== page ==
Watching the sky explode in colours as they dance across the sky, is a true natural marvel. Located under the Aurora belt, Yellowknife is one of the best places to see it.
Established to protect the last remaining free roaming herd of wood bison, Wood Buffalo National Park is the largest park in Canada, an area so vast it could encompass Switzerland.
In this catch-and-release operation, hook a northern pike on Great Slave Lake before enjoying a delicious shore lunch is pristine northern wilderness.
Built on permafrost alongside the Mackenzie River, Inuvik is the capital of the Western Arctic. It’s an opportunity to visit incredible sites, learn about northern aboriginal culture, and if you’re lucky, sample some of the local delicacies.
Visit the hangar and characters behind Buffalo Air, seen in the hit series Ice Pilots NWT, and take a scenic flight over Great Slave Lake with the world’s only scheduled DC-3 service.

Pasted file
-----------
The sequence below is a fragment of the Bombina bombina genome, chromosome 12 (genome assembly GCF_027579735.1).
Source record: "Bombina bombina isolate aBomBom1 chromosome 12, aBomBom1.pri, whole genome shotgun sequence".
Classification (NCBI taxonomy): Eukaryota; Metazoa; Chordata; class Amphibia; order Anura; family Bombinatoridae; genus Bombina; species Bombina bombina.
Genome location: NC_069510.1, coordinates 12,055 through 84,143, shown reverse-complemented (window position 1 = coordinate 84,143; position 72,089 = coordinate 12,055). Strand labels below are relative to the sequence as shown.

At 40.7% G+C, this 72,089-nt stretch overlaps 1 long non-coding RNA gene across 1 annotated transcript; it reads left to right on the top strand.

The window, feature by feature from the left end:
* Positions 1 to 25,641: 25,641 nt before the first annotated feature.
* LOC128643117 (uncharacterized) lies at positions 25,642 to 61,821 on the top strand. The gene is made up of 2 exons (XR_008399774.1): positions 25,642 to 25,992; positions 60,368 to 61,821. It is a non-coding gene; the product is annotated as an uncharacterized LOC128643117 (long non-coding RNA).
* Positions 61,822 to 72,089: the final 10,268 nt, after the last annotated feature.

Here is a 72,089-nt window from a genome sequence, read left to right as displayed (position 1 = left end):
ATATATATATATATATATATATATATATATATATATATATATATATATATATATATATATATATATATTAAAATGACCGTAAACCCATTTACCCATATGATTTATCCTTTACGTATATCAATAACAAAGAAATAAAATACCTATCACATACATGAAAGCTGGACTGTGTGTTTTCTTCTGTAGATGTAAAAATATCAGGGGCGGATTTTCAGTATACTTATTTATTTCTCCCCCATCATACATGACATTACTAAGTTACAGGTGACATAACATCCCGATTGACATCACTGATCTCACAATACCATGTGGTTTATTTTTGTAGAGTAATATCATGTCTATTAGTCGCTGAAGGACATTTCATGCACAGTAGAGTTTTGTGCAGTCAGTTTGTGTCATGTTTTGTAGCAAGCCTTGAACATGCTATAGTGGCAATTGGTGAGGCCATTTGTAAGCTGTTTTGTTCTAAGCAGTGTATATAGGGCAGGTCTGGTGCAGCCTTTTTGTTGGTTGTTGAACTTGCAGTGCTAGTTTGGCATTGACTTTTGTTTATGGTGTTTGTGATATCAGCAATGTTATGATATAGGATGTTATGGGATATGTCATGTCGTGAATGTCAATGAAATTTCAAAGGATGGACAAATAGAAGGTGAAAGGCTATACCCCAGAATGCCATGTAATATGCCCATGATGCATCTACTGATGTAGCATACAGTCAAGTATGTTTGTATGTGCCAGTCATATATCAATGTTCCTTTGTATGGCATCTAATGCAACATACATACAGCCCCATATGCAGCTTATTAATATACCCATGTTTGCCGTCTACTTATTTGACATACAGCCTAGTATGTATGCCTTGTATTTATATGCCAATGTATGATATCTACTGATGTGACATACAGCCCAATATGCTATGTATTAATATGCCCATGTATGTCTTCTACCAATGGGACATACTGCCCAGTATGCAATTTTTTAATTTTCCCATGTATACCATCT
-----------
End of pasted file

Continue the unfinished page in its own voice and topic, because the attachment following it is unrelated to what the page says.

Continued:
Who isn’t a sucker for weird natural structures, especially in Canada? A pingo is a mound of frozen earth rising up to 70-metres high. Check out this unusual phenomenon at the Pingo Canadian Landmark.
The most iconic landmark in Inuvik is an unusual building, constructed without blueprints. Sharing the same name as the iconic Notre Dame cathedral in Paris, Our Lady of Victory officially opened in 1960. Today, the Igloo Church is the most photographed attraction in town.
In a ramshackle shack in Old Town Yellowknife, Bullocks Bistro, serves up pickerel, arctic char, muskox, caribou and other edible treats of the north.